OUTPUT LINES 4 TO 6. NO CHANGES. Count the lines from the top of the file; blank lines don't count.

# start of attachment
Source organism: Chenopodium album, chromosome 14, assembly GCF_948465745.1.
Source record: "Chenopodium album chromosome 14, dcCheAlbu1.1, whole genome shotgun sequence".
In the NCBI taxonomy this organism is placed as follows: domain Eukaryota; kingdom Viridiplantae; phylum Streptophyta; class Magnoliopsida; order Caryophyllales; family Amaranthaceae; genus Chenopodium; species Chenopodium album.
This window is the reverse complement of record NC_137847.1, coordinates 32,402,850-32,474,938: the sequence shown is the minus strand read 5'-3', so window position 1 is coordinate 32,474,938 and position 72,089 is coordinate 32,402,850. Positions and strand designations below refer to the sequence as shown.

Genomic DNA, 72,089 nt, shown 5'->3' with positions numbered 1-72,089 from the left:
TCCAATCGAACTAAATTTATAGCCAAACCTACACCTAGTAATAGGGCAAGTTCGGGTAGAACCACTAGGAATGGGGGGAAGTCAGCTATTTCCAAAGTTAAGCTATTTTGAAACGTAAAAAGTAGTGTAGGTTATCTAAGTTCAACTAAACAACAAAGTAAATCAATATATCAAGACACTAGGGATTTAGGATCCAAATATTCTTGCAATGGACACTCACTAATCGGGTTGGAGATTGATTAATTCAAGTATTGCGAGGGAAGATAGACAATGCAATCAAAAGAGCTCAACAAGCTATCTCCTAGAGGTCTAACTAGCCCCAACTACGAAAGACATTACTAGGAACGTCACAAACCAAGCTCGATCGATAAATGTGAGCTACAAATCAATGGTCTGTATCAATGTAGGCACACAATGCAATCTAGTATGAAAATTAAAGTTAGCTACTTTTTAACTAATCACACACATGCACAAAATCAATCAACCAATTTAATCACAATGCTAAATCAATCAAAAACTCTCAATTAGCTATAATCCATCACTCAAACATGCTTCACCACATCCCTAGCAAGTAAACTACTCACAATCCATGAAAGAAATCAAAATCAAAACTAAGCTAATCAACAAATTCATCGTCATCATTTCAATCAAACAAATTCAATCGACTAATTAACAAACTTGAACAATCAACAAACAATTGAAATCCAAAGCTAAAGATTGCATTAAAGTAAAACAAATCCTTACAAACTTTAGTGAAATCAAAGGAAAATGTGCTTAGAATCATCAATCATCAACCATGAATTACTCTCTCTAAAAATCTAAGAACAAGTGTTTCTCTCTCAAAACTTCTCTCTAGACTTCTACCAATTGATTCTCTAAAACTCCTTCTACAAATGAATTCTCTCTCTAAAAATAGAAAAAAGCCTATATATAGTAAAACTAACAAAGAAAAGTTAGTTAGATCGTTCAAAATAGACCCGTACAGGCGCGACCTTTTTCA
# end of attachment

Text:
This window is the reverse complement of record NC_137847.1, coordinates 32,402,850-32,474,938: the sequence shown is the minus strand read 5'-3', so window position 1 is coordinate 32,474,938 and position 72,089 is coordinate 32,402,850. Positions and strand designations below refer to the sequence as shown.

Genomic DNA, 72,089 nt, shown 5'->3' with positions numbered 1-72,089 from the left:
TCCAATCGAACTAAATTTATAGCCAAACCTACACCTAGTAATAGGGCAAGTTCGGGTAGAACCACTAGGAATGGGGGGAAGTCAGCTATTTCCAAAGTTAAGCTATTTTGAAACGTAAAAAGTAGTGTAGGTTATCTAAGTTCAACTAAACAACAAAGTAAATCAATATATCAAGACACTAGGGATTTAGGATCCAAATATTCTTGCAATGGACACTCACTAATCGGGTTGGAGATTGATTAATTCAAGTATTGCGAGGGAAGATAGACAATGCAATCAAAAGAGCTCAACAAGCTATCTCCTAGAGGTCTAACTAGCCCCAACTACGAAAGACATTACTAGGAACGTCACAAACCAAGCTCGATCGATAAATGTGAGCTACAAATCAATGGTCTGTATCAATGTAGGCACACAATGCAATCTAGTATGAAAATTAAAGTTAGCTACTTTTTAACTAATCACACACATGCACAAAATCAATCAACCAATTTAATCACAATGCTAAATCAATCAAAAACTCTCAATTAGCTATAATCCATCACTCAAACATGCTTCACCACATCCCTAGCAAGTAAACTACTCACAATCCATGAAAGAAATCAAAATCAAAACTAAGCTAATCAACAAATTCATCGTCATCATTTCAATCAAACAAATTCAATCGACTAATTAACAAACTTGAACAATCAACAAACAATTGAAATCCAAAGCTAAAGATTGCATTAAAGTAAAACAAATCCTTACAAACTTTAGTGAAATCAAAGGAAAATGTGCTTAGAATCATCAATCATCAACCATGAATTACTCTCTCTAAAAATCTAAGAACAAGTGTTTCTCTCTCAAAACTTCTCTCTAGACTTCTACCAATTGATTCTCTAAAACTCCTTCTACAAATGAATTCTCTCTCTAAAAATAGAAAAAAGCCTATATATAGTAAAACTAACAAAGAAAAGTTAGTTAGATCGTTCAAAATAGACCCGTACAGGCGCGACCTTTTTCA